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Addressing the rise in toxic workplace behaviours and decline in trust since COVID-19

Posted Tue 6th Oct 2020

Prior to COVID-19 Australian workplaces were besieged by bullying and toxic behaviours that put workers at significant risk. No industry or sector had been excluded from the devastating fiscal, emotional, psychological and physical impacts. The noxious discrimination and power fired behaviours which underpin and embolden bullying is tacit.

Estimates published from The Productivity Commission indicate workplace bullying costs the Australian economy up to $36 billion per annum. The cost of suicides, disability, mental health issues, family and social breakdowns is however incalculable.

In the report Psychosocial Safety Climate and Better Productivity in Australian Workplaces (PSC) commissioned by Work Safe Australia it was found that:

1. Low PSC is related to higher sickness absence and presenteeism

2. Depression is related to higher sickness absence and presenteeism and

3. Psychological distress is related to higher sickness absence and presenteeism

Clearly workplace toxic behaviours from the PSC findings further impact productivity and wellness.

Overview of bullying behaviours

There are many misconceptions of what constitutes bullying, but suffice for this article, it is worth noting some of the examples outlined in the Safe Work Australia website:

a) Abusive or offensive language or comments

b) Aggressive and intimidating behaviour

c) Belittling or humiliating comments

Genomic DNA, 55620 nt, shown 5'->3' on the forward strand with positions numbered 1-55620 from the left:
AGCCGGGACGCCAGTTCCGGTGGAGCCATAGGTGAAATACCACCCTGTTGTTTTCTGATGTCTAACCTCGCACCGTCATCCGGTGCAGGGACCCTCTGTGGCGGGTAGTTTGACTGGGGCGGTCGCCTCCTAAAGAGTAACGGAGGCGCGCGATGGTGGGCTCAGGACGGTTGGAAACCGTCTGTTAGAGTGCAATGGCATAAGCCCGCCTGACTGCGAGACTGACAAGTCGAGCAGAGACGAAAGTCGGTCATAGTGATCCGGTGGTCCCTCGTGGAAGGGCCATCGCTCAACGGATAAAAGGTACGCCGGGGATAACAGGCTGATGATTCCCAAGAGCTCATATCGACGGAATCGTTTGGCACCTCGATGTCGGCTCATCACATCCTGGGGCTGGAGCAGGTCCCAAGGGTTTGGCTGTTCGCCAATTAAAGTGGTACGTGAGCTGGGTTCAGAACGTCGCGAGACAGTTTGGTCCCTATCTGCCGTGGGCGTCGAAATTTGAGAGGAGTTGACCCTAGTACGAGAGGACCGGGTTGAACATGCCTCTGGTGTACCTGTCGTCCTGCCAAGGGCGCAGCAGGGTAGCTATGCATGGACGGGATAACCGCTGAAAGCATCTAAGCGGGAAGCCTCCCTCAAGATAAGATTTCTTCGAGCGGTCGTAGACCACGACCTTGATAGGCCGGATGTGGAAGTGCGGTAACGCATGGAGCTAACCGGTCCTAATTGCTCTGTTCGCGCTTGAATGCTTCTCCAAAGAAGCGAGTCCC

d) Practical jokes or initiation

e) Unjustified criticism or complaints

Escalation since COVID-19

Since COVID-19 there has been a marked escalation of bullying and harassment, both overt and covert. And in direct correlation has been a decline in trust driven performance workplaces.

Trust is the outcome of healthy workplace behaviours in and within teams and the custodians of corporations and enterprise leadership.

We are regularly observing COVID-19 being a shrouded ‘excuse’ to ratify bullying. Intensified with passive-aggressive behaviours going unchecked and sanctioned by separation.

Neuroscience of human nature shows that in crises, existing harmful behaviours are magnified and rarely decreased Whilst there can be an enforced moratorium of face to face bullying, many have pivoted unacceptable behaviours or become temporarily dormant. This will be evident when work from home restrictions are rolled back and, in some instances, already being exhibited.

Recent examples

For tens of thousands, working from home has held numerous challenges and mental health and stress has been an issue, irrelevant of pre COVID-19 toxic or healthy workplaces. There are indicators for many that workloads have also increased by 50% in this crisis as people fear losing their jobs.

But for many, there has been a new and insidious pivot of unacceptable behaviours and bullying.


Many complaints of management calling and requesting Zoom hook ups within 10 minutes. Incessant text messaging and excessive logging to check into the work remotely.

For office-based staff this wasn’t a bullying behaviour manifest pre COVID-19, but there would have been other types of behaviour indicative of leaders without trust or concern for wellbeing.

Sexual Harassment - Voyeurism

A new level of sexual voyeurism has been unearthed during the ZOOM explosion. It was reported in Human Resource Director where “leaders have been abusing their authority by requesting female employees dress in a more provocative way, claiming that it would 'help to win business'